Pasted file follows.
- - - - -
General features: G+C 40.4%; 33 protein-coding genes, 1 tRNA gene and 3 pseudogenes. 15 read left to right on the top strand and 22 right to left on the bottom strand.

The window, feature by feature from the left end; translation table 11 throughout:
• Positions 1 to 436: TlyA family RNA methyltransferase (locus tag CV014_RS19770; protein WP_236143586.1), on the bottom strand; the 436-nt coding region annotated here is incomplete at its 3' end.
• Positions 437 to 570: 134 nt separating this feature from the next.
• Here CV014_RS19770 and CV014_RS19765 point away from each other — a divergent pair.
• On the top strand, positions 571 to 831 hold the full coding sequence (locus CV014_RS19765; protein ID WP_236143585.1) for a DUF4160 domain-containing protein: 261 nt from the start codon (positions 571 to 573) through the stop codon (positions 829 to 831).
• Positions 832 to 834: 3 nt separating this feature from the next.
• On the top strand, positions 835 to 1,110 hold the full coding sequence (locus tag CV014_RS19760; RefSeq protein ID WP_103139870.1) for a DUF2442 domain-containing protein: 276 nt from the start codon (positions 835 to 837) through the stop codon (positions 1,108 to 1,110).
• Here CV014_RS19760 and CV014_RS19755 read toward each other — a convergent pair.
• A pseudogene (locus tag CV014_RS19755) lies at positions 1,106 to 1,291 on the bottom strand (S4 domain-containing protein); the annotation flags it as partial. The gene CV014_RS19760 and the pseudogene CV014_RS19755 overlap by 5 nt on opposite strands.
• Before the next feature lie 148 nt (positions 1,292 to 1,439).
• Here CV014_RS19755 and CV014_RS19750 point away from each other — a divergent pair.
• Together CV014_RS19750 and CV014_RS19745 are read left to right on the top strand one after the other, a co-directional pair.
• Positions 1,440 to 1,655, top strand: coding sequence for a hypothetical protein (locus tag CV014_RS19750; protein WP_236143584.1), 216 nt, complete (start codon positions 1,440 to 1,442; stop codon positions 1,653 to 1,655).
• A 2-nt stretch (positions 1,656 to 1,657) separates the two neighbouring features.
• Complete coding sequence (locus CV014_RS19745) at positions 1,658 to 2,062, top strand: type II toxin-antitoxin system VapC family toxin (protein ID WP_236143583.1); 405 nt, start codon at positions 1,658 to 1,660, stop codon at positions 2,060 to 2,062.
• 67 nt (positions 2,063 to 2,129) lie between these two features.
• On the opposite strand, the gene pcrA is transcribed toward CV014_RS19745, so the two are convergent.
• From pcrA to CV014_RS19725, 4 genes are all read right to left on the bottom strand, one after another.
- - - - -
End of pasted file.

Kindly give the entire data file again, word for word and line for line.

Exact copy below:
General features: G+C 40.4%; 33 protein-coding genes, 1 tRNA gene and 3 pseudogenes. 15 read left to right on the top strand and 22 right to left on the bottom strand.

The window, feature by feature from the left end; translation table 11 throughout:
• Positions 1 to 436: TlyA family RNA methyltransferase (locus tag CV014_RS19770; protein WP_236143586.1), on the bottom strand; the 436-nt coding region annotated here is incomplete at its 3' end.
• Positions 437 to 570: 134 nt separating this feature from the next.
• Here CV014_RS19770 and CV014_RS19765 point away from each other — a divergent pair.
• On the top strand, positions 571 to 831 hold the full coding sequence (locus CV014_RS19765; protein ID WP_236143585.1) for a DUF4160 domain-containing protein: 261 nt from the start codon (positions 571 to 573) through the stop codon (positions 829 to 831).
• Positions 832 to 834: 3 nt separating this feature from the next.
• On the top strand, positions 835 to 1,110 hold the full coding sequence (locus tag CV014_RS19760; RefSeq protein ID WP_103139870.1) for a DUF2442 domain-containing protein: 276 nt from the start codon (positions 835 to 837) through the stop codon (positions 1,108 to 1,110).
• Here CV014_RS19760 and CV014_RS19755 read toward each other — a convergent pair.
• A pseudogene (locus tag CV014_RS19755) lies at positions 1,106 to 1,291 on the bottom strand (S4 domain-containing protein); the annotation flags it as partial. The gene CV014_RS19760 and the pseudogene CV014_RS19755 overlap by 5 nt on opposite strands.
• Before the next feature lie 148 nt (positions 1,292 to 1,439).
• Here CV014_RS19755 and CV014_RS19750 point away from each other — a divergent pair.
• Together CV014_RS19750 and CV014_RS19745 are read left to right on the top strand one after the other, a co-directional pair.
• Positions 1,440 to 1,655, top strand: coding sequence for a hypothetical protein (locus tag CV014_RS19750; protein WP_236143584.1), 216 nt, complete (start codon positions 1,440 to 1,442; stop codon positions 1,653 to 1,655).
• A 2-nt stretch (positions 1,656 to 1,657) separates the two neighbouring features.
• Complete coding sequence (locus CV014_RS19745) at positions 1,658 to 2,062, top strand: type II toxin-antitoxin system VapC family toxin (protein ID WP_236143583.1); 405 nt, start codon at positions 1,658 to 1,660, stop codon at positions 2,060 to 2,062.
• 67 nt (positions 2,063 to 2,129) lie between these two features.
• On the opposite strand, the gene pcrA is transcribed toward CV014_RS19745, so the two are convergent.
• From pcrA to CV014_RS19725, 4 genes are all read right to left on the bottom strand, one after another.